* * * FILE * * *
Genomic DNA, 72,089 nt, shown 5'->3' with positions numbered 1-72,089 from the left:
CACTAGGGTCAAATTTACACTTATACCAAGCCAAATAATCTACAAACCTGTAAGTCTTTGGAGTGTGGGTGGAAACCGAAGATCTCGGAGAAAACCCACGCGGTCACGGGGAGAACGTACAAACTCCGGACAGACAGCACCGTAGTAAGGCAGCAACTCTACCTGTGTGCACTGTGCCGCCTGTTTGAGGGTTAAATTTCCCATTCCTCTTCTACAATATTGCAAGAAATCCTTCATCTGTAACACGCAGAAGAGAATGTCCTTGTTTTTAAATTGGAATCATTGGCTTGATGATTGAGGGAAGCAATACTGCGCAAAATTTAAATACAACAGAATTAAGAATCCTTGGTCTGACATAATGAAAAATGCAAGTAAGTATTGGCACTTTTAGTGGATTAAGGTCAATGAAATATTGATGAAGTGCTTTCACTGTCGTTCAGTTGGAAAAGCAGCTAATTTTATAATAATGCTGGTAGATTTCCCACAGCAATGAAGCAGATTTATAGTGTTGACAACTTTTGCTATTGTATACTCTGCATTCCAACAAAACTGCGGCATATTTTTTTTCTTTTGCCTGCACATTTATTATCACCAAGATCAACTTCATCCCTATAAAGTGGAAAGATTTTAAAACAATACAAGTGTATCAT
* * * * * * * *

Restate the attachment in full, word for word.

Genomic DNA, 72,089 nt, shown 5'->3' with positions numbered 1-72,089 from the left:
CACTAGGGTCAAATTTACACTTATACCAAGCCAAATAATCTACAAACCTGTAAGTCTTTGGAGTGTGGGTGGAAACCGAAGATCTCGGAGAAAACCCACGCGGTCACGGGGAGAACGTACAAACTCCGGACAGACAGCACCGTAGTAAGGCAGCAACTCTACCTGTGTGCACTGTGCCGCCTGTTTGAGGGTTAAATTTCCCATTCCTCTTCTACAATATTGCAAGAAATCCTTCATCTGTAACACGCAGAAGAGAATGTCCTTGTTTTTAAATTGGAATCATTGGCTTGATGATTGAGGGAAGCAATACTGCGCAAAATTTAAATACAACAGAATTAAGAATCCTTGGTCTGACATAATGAAAAATGCAAGTAAGTATTGGCACTTTTAGTGGATTAAGGTCAATGAAATATTGATGAAGTGCTTTCACTGTCGTTCAGTTGGAAAAGCAGCTAATTTTATAATAATGCTGGTAGATTTCCCACAGCAATGAAGCAGATTTATAGTGTTGACAACTTTTGCTATTGTATACTCTGCATTCCAACAAAACTGCGGCATATTTTTTTTCTTTTGCCTGCACATTTATTATCACCAAGATCAACTTCATCCCTATAAAGTGGAAAGATTTTAAAACAATACAAGTGTATCAT